Kinda gross metaphor, I know, but think about it! Your family doctor can diagnose you with ADHD, but they have to know a little bit of everything. Think of your family doctor as a jack of all trades. They will know where to steer you for guidance, but when it comes to a comprehensive understanding of ADHD? They may not have enough training (unless that is something they have specifically chosen to do, they don’t HAVE to have a ton of training about ADHD).

Let’s not leave our mental health specialists out of this: many therapists, psychologists, and psychiatrists are trained to deal with a variety of disorders. ADHD is constantly being researched and there are still lots of myths floating around about how to deal with it. ADHD therapy that is going to help you requires someone who is going to be in the know, not someone who took a class twenty years ago and considers themselves an authority. Too much has changed, and you need treatment that is going to help you NOW.

So, what do I do to find a therapist?

I’m glad you asked. Here are a few great links. Find a professional who is well versed in ADHD therapy, and ready to help you begin life anew

ADDitude’s 10 Therapists Who do More Harm Than Good

CHADD’s ADHD Therapy Listing

Psych Central’s How To Pick An ADHD Therapist Who’s Right For You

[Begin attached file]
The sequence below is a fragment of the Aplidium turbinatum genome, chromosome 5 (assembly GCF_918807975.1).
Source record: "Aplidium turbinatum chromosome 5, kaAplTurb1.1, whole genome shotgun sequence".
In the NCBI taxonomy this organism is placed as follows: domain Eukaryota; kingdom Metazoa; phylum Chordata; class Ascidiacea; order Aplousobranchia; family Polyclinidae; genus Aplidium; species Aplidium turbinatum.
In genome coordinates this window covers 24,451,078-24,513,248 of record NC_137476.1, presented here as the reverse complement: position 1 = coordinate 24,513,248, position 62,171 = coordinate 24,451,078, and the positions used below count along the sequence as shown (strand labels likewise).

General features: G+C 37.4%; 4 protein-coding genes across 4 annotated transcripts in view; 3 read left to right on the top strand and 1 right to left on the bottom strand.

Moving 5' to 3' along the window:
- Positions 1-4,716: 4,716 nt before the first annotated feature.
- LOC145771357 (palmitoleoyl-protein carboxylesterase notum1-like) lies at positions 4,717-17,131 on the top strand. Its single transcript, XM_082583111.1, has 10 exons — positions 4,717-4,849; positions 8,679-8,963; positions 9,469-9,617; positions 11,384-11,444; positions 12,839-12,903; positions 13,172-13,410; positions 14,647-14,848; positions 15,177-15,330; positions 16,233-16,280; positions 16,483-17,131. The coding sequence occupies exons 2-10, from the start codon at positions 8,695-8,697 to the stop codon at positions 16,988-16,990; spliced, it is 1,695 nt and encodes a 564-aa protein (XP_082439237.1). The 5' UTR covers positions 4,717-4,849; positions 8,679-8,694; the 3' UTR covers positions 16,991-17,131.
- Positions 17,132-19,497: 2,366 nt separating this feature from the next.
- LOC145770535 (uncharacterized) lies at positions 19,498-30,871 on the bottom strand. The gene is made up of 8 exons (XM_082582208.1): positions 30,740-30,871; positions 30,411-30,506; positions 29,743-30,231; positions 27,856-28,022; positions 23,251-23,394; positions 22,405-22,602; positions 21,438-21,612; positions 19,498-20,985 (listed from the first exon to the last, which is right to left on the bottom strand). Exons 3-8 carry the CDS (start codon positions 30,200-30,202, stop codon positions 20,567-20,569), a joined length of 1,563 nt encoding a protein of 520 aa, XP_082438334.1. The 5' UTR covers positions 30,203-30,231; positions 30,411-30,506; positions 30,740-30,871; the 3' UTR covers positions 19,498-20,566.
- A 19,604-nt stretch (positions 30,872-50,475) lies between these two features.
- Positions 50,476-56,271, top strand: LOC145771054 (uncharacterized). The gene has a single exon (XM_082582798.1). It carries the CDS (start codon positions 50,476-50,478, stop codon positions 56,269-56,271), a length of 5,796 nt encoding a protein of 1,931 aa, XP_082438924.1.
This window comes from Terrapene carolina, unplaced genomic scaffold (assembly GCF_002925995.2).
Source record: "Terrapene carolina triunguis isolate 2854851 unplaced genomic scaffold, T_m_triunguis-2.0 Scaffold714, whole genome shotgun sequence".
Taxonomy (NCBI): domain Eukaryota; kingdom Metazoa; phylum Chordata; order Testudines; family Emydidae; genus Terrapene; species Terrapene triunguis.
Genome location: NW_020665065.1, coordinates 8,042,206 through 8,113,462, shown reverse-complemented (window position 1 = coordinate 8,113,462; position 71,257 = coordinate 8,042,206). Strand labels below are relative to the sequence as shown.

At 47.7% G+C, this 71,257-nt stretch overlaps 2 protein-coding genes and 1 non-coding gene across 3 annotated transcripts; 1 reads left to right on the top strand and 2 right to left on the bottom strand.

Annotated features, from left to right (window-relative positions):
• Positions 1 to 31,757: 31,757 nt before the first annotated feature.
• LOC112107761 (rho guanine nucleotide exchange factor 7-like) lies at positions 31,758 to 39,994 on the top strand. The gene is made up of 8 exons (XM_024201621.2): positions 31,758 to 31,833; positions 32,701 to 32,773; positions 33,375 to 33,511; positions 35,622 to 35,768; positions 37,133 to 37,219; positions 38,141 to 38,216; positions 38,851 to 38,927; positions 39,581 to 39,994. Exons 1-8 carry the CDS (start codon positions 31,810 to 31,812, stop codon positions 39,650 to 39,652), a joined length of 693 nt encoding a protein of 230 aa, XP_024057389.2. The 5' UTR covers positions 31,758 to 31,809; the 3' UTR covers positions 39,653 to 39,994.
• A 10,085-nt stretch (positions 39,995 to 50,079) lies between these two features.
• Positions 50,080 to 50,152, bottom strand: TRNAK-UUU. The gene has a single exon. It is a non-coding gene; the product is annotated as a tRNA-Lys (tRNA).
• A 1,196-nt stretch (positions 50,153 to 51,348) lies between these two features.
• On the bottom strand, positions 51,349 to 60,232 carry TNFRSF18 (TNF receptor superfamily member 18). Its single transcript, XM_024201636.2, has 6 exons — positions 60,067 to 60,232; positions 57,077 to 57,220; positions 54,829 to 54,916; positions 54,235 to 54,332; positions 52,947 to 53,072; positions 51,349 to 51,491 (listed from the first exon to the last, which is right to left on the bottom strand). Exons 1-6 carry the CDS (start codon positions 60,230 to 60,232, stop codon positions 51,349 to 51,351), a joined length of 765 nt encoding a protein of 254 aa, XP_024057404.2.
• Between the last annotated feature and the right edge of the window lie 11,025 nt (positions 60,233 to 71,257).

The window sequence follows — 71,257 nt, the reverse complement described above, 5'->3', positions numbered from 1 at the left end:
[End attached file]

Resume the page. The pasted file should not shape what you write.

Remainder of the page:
Know Your Stuff

In addition, you want to make sure you know your stuff going into this appointment. I know you are not a professional, but you live every day with this disorder. Nobody understands ADHD as well as someone who is living with it. You want to make sure your therapist at the bare minimum meets these criteria before you begin ADHD therapy:

Critera for a good therapist

  • They believe the disorder is real and serious: Yes, even in the professional world, there is always that guy who read that stupid article about French children who don’t get ADHD. In case you were wondering, French children DO get ADHD . Having to even say that hurts my head. Talk to your therapist about their opinion on the disorder and get out of there if they try that whole “ADHD isn’t real” garbage.
  • A good therapist is a good listener: I have, unfortunately, sat in the office of a few therapists who were not right. ADHD therapy is going to involve you talking about YOUR symptoms and issues because it is a spectrum disorder. That means that just like fingerprints, nobody’s symptoms are all the same, and they don’t affect us all the same way. You don’t want someone on your team who is only going to drone on about how much they know and never let you get a word in edgewise. Remember, you are paying for this.
  • Don’t ever allow anyone to dismiss you: Because the symptoms of ADHD can sometimes look intentional, you are going to encounter people, people with medical degrees who should know better, who are going to dismiss you. This is where you need to be your own best friend. You are not crazy, you are not overreacting, you have a problem and you are paying for help to solve it. If you are working on ADHD therapy and the person who is treating you is dismissive and rude, don’t stay another second. Walk out. Yes, you CAN walk out. You’ve been through enough, you don’t have to endure that crap.